. . .

It’s a pleasure to be here talking with you tonight. Over the last two days, I’ve been visiting a lot of classes, talking about screenwriting and movies, and well, basically talking about myself. Which I’m really good at. But when I agreed to give a formal public lecture, one of the requirements was that the presentation actually have a title. By which I mean a topic, a thesis. A point.

It all feels very academic, and I love that. I miss that. None of you will believe me now, but some day you’ll look back on your college careers and be wistful. Nostalgic. Because there’s something comforting about having to write a fifteen page paper on the use of floral imagery in “Pride and Prejudice.”

I think what it is, is that even if you’re completely wrong, it just doesn’t matter that much. For the rest of your life, you’re going to get called on bullshitting. In college, you’re graded on it.


I decided I wanted my lecture tonight to be not strictly about screenwriting, but about writing in general. Because everyone in this room is a writer. You might write screenplays; you might write research papers. You definitely write emails. Every one of you is, and will be, a professional writer in some field.

So I wanted to talk about what that means.


How to format lyrics in scripts

I was quite curious as to how one would write a scene with characters singing a song, musical style. Do we just include “singing” as an action within the handy parentheses? Or is there some other formatting we must use? And how much mention are we supposed to give to the music itself?

— Adam Scott
Perth, Australia

For movies and television, the convention is to put the lyrics in italics. It’s probably helpful to include a “(singing)” parenthetical the first time you do it, because some readers may not catch it otherwise. And yes, dialogue in italics can also be used for foreign languages, so you’ll need to make sure it’s clear in context.

Here’s where the former graphic designer in me resurfaces. Screenplays are written in 12-pt. Courier, which is not the most attractive typeface in the world, but certainly sturdy and readable. There’s an italic form of Courier that’s rounded and a little more like handwriting, which would be quite suitable for lyrics.

However, the “italic” form of Courier you find on most computers is really just normal Courier with a slant effect applied (called “oblique”), and it seriously blows. It’s ugly on screen. It’s ugly printed.

It’s impossible to write beautiful lyrics in such an ugly typeface.

So, having written lyrics in many of my scripts, I’ve come to use a different typeface altogether for the songs. For Big Fish, I used 11 pt. Stone Sans Italic. For Charlie and Corpse Bride, I switched to 11 pt. Verdana Italic, because I needed to send those scripts in as .pdf files, and you can safely count on just about any computer having Verdana installed.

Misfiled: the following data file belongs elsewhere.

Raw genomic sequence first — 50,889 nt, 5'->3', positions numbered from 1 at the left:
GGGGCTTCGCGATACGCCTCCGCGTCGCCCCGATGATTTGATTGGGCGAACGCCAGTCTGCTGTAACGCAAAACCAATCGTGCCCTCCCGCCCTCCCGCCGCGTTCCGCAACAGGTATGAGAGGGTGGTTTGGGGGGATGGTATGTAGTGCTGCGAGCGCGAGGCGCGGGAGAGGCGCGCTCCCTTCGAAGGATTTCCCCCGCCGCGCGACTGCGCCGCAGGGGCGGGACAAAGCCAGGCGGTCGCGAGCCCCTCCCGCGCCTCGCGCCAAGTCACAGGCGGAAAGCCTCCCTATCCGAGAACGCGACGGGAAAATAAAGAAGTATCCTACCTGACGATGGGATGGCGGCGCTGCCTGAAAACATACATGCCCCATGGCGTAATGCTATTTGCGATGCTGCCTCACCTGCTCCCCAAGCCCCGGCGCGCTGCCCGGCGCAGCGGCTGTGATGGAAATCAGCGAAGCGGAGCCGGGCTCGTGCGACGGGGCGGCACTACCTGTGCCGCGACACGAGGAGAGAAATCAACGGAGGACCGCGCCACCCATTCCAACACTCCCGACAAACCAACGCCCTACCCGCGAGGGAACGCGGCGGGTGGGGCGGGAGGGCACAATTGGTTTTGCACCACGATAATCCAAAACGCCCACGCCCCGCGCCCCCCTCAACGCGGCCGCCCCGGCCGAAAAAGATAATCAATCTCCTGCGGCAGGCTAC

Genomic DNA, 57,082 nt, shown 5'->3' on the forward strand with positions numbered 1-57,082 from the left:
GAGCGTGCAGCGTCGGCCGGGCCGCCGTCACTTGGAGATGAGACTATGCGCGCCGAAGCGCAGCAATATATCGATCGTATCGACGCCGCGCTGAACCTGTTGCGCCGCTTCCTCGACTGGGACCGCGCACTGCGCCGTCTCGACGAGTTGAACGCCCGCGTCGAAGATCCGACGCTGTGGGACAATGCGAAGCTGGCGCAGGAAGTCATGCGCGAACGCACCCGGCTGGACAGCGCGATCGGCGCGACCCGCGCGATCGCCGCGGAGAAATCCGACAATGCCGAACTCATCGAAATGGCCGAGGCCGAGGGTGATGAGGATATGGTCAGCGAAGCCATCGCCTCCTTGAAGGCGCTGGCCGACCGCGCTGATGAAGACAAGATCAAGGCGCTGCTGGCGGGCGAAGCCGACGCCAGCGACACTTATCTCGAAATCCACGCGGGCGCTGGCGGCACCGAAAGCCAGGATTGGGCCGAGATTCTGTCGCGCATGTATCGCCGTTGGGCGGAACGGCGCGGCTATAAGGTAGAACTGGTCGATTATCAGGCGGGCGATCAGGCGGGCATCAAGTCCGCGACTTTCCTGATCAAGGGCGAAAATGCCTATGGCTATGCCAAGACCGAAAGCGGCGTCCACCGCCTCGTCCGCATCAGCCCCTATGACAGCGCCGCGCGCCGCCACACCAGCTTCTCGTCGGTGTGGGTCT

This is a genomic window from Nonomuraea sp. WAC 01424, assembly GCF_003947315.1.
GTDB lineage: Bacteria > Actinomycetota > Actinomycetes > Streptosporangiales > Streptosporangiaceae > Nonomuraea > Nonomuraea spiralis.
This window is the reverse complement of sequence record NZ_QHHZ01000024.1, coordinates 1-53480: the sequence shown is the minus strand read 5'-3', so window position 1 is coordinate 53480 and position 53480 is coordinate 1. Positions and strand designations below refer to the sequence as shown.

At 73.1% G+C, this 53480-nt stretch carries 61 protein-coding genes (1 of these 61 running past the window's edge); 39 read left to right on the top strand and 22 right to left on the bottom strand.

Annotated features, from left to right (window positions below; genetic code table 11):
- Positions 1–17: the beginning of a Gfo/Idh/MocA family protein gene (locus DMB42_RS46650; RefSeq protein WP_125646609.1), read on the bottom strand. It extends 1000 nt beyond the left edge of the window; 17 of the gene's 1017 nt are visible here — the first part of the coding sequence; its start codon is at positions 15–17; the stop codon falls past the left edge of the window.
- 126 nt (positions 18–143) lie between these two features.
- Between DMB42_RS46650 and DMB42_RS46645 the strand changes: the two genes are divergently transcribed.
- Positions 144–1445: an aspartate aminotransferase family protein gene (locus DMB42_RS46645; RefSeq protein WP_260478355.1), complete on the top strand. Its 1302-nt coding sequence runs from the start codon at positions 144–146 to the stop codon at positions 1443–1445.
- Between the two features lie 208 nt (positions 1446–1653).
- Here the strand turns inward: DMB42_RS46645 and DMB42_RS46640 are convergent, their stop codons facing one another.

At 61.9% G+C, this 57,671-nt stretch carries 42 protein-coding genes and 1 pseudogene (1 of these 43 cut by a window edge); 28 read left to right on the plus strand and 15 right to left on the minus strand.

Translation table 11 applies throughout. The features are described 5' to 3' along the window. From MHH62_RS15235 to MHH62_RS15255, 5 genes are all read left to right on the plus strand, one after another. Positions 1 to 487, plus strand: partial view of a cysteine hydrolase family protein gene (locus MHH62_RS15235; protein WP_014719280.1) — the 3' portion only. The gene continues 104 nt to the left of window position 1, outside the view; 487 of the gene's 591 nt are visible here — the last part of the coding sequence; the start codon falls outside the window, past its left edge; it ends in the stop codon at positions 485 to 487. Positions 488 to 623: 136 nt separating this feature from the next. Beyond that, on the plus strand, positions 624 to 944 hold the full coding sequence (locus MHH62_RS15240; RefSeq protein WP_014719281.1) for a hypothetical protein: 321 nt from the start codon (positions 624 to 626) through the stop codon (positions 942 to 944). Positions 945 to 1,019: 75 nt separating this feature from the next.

Why 11 pt., when the main text is set at 12 pt.? That’s because Verdana looks much bigger than Courier when set at the same point size. You’re also more likely to get a full lyric line in without a break at that size. (Although I feel no guilt cheating a margin slightly to avoid a break in any event.)

Some scripts I’ve read will include a slash “/” at the end of each sung line. I don’t find that helpful, so I never use it.

In terms of talking about the music, your best bet is to describe the general style and tone, such as “bright, Sousa-like march” or “melancholy dirge.” You can give an example if it’s particularly apt, but I’d avoid a reference that makes the reader stop and think, “Hmm, how does that go?”

Note that the convention for songs in stage musicals is completely different. For those, lyrics are placed in uppercase along the left margin. You can see examples of the format in the templates for Final Draft or Screenwriter.

Write-up of my recent WGA Foundation Q&A

Screenblogger Devon DeLapp was generous enough to type up his notes of my recent Q&A at the Writers Guild Foundation. He did a good job keeping up with a rambling conversation. I only have a few real corrections/clarificatons:

  • Go really didn’t change that much from the first draft.
  • Charlie’s Angels was a positive experience, but not “a total love fest.” [clears throat]
  • My dad died several years before I read Big Fish.
  • For Thief of Always, I was fired for a very specific reason: the director and novelist hated my script.
  • Drew Barrymore’s relative star power wasn’t the deciding factor on Barbarella; there were complicated studio politics at work.
  • “I can beat myself with the best of them.” Well, I probably said that, but it sounds kind of naughty out of context.
  • Although I write longhand (a scribble version, followed by a readable one), what my assistant types up is exactly the script, not notes. I’ll try to scan some of these scenes so people can see what I mean.
  • “Get job as a writer on TV” — as if it’s that easy. But I really do think that every screenwriter should look at TV as just another screen, and pursue it if at all interested.

You can read the whole shebang here. Thanks again to Devon for putting it up.

Does the editor even read the script?

Does the editor read the script and use it as a framework when the screenwriter is not involved in editing? How else does she make sense of all the footage the director has shot to cut into a cohesive whole? Also, do you see the editor’s role as bringing to screen the vision of the screenwriter?

— dabba
via imdb

The editor almost certainly reads the script at least once, before she signs on for the job. After that, it’s hard to say.

Pretty much everyone who’s ever taken an editing class has had some variation of this common assignment: given a bag of random footage (or a folder, in the digital age), you’re told to assemble it into a meaningful sequence.